Tuesday, April 03, 2007

Energy’s Unintended Value

Any industrial organization that wishes to control its energy costs must overcome a few significant hurdles. The most commonly understood hurdle may be the cost (and payback performance) of energy-efficient equipment and technologies. But hardware is only part of it. There are human choices—made daily on factory floors—that not only drive energy expenses, but also adversely skew the financial payback of energy “projects.” Through time and habit, human organizations develop and depend on a variety of unintended uses for energy. Recognizing these unintended uses may be critical to reducing energy costs while also improving the payback on efficient equipment.

An industrial engineer thinks of energy primarily as the source of heat, pressure, and motive power needed to refine raw materials into the final products we consume. Energy is also used to condition the space where work is performed. But keep in mind that the people who design and select equipment are usually quite different from the people that maintain and operate the equipment. Maintenance and operations personnel have a variety of responsibilities, needs, and motives for making the choices they do. These choices become institutionalized over time, as evidenced by the common refrain, “that’s the way we’ve always done it.” People begin to use energy in ways that engineers and other technicians never anticipated. These “services” represent industry’s unintended demand for energy. Here are some examples:

Proof of effort.
In today’s competitive, cost-sensitive economy, a worker’s survival depends on keeping busy, or at least appearing to keep busy. This may explain why many operators prefer to leave certain machines running, even when there is no work in process. Motor drives, pneumatic tools, and other factory machinery all make a distinct racket. A manager can, after a time, detect what machinery is running without having to look—it can simply be heard. The sound implies that “yes, we are busy.” The energy wasted by machines that run unnecessarily is of no consequence to the worker—the energy cost is not reflected in his or her paycheck. However, energy provides a valuable service to the operator who wishes to maintain the appearance of keeping busy.

A similar example is the excess venting of steam plumes. In at least one instance, a facility routinely vented excess steam through the roof. This practice was condoned by the front office because these plumes were evidence that “everything was up and running.” While this practice was extremely convenient from a communications standpoint, it failed to recognize the fact that the money spent on generating this steam was literally “going up in smoke.”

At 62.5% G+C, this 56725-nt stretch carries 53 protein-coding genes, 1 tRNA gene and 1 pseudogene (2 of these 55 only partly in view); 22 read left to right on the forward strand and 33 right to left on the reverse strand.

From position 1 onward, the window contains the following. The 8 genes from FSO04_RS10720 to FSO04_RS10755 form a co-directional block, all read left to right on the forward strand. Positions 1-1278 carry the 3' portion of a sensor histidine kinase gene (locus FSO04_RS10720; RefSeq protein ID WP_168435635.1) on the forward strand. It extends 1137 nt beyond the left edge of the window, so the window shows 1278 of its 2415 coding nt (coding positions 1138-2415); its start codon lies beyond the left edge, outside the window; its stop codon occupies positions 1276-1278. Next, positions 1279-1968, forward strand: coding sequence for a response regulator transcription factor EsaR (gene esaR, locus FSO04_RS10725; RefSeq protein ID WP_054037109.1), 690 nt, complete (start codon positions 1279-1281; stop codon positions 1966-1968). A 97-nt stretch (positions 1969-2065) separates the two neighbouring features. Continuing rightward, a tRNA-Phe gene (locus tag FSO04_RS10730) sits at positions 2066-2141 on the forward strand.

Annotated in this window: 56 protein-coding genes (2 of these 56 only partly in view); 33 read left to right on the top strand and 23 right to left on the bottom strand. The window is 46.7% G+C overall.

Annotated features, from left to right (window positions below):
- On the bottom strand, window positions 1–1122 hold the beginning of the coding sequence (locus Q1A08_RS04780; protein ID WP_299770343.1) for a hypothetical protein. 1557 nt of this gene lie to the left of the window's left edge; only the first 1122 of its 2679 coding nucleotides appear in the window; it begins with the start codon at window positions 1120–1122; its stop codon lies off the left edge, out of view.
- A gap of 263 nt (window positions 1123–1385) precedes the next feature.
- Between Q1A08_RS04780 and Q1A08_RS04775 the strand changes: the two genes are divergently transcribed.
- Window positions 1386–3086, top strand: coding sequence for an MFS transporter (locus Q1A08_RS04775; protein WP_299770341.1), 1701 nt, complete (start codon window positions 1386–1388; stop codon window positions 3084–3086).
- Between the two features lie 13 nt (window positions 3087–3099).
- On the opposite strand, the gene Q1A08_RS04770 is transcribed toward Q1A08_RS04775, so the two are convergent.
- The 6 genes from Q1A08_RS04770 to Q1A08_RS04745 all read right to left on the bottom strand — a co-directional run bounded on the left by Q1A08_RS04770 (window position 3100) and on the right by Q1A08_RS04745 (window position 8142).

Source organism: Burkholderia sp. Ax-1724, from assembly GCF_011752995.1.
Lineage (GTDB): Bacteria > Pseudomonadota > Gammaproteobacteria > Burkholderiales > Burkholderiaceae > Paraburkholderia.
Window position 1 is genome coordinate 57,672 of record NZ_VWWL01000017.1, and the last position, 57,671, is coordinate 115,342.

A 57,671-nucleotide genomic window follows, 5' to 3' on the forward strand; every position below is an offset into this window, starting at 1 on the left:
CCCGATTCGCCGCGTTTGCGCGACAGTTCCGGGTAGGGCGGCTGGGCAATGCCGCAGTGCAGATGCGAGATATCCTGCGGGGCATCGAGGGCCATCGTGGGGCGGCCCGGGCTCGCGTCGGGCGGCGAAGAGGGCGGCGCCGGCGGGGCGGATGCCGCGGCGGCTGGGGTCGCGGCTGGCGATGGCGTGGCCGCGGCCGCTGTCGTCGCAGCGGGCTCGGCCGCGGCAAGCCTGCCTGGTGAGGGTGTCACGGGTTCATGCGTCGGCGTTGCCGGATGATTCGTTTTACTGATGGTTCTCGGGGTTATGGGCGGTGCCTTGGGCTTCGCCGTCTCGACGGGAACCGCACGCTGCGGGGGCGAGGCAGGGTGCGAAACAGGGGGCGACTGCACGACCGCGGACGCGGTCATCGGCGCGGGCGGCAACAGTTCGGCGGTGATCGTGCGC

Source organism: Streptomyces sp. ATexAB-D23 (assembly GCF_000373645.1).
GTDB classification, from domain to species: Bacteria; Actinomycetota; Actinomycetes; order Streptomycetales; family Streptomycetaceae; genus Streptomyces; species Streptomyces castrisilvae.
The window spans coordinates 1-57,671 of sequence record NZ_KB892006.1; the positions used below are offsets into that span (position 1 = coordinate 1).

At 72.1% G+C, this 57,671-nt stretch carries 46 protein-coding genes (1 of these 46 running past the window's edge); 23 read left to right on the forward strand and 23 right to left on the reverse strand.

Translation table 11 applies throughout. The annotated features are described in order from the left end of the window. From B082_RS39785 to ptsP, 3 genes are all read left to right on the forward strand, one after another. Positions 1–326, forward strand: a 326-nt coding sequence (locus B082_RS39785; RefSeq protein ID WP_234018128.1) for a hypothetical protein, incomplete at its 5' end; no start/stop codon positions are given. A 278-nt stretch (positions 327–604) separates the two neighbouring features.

Budget defense.
Unfortunately, many organizations maintain the fiscal habit of developing next year’s budget based on the previous year’s performance. In other words, the department that successfully decreases its expenditures this year can actually be penalized with a smaller budget next year. While few managers actively promote waste, many more simply won’t challenge it. They can then confidently prop up their funding request for the coming year’s budget. In terms of energy use, this again means running machines unnecessarily, using fuel-rich combustion settings, and ignoring losses attributable to steam or compressed air distribution leaks.

Comfort and convenience. Here’s an example: workers may use compressed air, which is a very expensive plant utility, to perform work that could be just as effectively performed by a brush or broom. In some instances, a less expensive utility such as flash steam could supplant the use of compressed air. An egregious example comes from one clever factory employee who “air conditioned” his workstation with streams of compressed air, which he enjoyed by simply tapping several nozzles into overhead air distribution lines.

Lighting obviously contributes to the safety of working environments. We also use lighting “services” to make a space more welcoming. We develop a habit for leaving lights on regardless of the space—storage rooms, break rooms, and worse, in rooms that are perfectly lit with natural daylight. As power becomes more expensive, we are forced to rethink these habits. Sensors and programmable controls are readily available to make the decisions that we humans can’t (or won’t) make.

The take-away is this: attempts to control energy use will almost always run afoul of someone’s dependence on the service that energy provides. Energy managers need to understand the unintended value of energy use in a facility. On one hand, this implies finding ways to compensate for “services” that are compromised by reduced energy use. On the other hand, there’s nothing like high energy prices to rethink our priorities and reduce wasteful practices.



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